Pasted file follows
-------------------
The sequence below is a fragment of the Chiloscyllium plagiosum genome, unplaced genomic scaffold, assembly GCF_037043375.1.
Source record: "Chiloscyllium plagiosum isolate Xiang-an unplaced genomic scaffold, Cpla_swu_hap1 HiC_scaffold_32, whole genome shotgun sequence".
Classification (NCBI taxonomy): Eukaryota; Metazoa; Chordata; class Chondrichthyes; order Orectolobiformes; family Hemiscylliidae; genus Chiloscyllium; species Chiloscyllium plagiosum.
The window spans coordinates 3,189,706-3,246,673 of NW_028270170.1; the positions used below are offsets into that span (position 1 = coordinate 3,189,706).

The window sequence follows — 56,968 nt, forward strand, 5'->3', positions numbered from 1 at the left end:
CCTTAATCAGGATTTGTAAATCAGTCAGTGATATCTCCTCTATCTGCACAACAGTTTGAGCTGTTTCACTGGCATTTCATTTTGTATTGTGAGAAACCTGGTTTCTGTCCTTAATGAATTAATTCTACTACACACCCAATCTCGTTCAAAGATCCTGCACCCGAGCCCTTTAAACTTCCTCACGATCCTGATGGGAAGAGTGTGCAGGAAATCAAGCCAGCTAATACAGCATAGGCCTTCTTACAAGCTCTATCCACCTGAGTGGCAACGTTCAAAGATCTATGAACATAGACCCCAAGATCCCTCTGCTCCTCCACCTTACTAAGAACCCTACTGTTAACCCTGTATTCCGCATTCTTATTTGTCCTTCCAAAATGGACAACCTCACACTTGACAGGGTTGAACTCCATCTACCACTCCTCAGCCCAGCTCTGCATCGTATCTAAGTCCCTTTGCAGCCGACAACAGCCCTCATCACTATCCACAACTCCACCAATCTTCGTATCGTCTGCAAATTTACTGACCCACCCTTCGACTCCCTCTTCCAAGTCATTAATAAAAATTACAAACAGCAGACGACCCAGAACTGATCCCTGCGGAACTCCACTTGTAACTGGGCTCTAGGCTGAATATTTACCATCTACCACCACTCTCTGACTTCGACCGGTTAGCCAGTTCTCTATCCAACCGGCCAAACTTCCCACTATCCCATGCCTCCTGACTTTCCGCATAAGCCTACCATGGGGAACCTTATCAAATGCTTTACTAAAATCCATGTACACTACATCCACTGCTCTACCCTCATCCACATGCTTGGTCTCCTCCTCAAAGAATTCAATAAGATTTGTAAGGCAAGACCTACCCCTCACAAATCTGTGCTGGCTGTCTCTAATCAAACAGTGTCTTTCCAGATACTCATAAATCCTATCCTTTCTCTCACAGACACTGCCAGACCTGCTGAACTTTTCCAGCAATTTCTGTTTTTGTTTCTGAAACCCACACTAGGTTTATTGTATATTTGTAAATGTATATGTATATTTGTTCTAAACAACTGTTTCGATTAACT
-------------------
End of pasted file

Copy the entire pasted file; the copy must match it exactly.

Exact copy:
The sequence below is a fragment of the Chiloscyllium plagiosum genome, unplaced genomic scaffold, assembly GCF_037043375.1.
Source record: "Chiloscyllium plagiosum isolate Xiang-an unplaced genomic scaffold, Cpla_swu_hap1 HiC_scaffold_32, whole genome shotgun sequence".
Classification (NCBI taxonomy): Eukaryota; Metazoa; Chordata; class Chondrichthyes; order Orectolobiformes; family Hemiscylliidae; genus Chiloscyllium; species Chiloscyllium plagiosum.
The window spans coordinates 3,189,706-3,246,673 of NW_028270170.1; the positions used below are offsets into that span (position 1 = coordinate 3,189,706).

The window sequence follows — 56,968 nt, forward strand, 5'->3', positions numbered from 1 at the left end:
CCTTAATCAGGATTTGTAAATCAGTCAGTGATATCTCCTCTATCTGCACAACAGTTTGAGCTGTTTCACTGGCATTTCATTTTGTATTGTGAGAAACCTGGTTTCTGTCCTTAATGAATTAATTCTACTACACACCCAATCTCGTTCAAAGATCCTGCACCCGAGCCCTTTAAACTTCCTCACGATCCTGATGGGAAGAGTGTGCAGGAAATCAAGCCAGCTAATACAGCATAGGCCTTCTTACAAGCTCTATCCACCTGAGTGGCAACGTTCAAAGATCTATGAACATAGACCCCAAGATCCCTCTGCTCCTCCACCTTACTAAGAACCCTACTGTTAACCCTGTATTCCGCATTCTTATTTGTCCTTCCAAAATGGACAACCTCACACTTGACAGGGTTGAACTCCATCTACCACTCCTCAGCCCAGCTCTGCATCGTATCTAAGTCCCTTTGCAGCCGACAACAGCCCTCATCACTATCCACAACTCCACCAATCTTCGTATCGTCTGCAAATTTACTGACCCACCCTTCGACTCCCTCTTCCAAGTCATTAATAAAAATTACAAACAGCAGACGACCCAGAACTGATCCCTGCGGAACTCCACTTGTAACTGGGCTCTAGGCTGAATATTTACCATCTACCACCACTCTCTGACTTCGACCGGTTAGCCAGTTCTCTATCCAACCGGCCAAACTTCCCACTATCCCATGCCTCCTGACTTTCCGCATAAGCCTACCATGGGGAACCTTATCAAATGCTTTACTAAAATCCATGTACACTACATCCACTGCTCTACCCTCATCCACATGCTTGGTCTCCTCCTCAAAGAATTCAATAAGATTTGTAAGGCAAGACCTACCCCTCACAAATCTGTGCTGGCTGTCTCTAATCAAACAGTGTCTTTCCAGATACTCATAAATCCTATCCTTTCTCTCACAGACACTGCCAGACCTGCTGAACTTTTCCAGCAATTTCTGTTTTTGTTTCTGAAACCCACACTAGGTTTATTGTATATTTGTAAATGTATATGTATATTTGTTCTAAACAACTGTTTCGATTAACT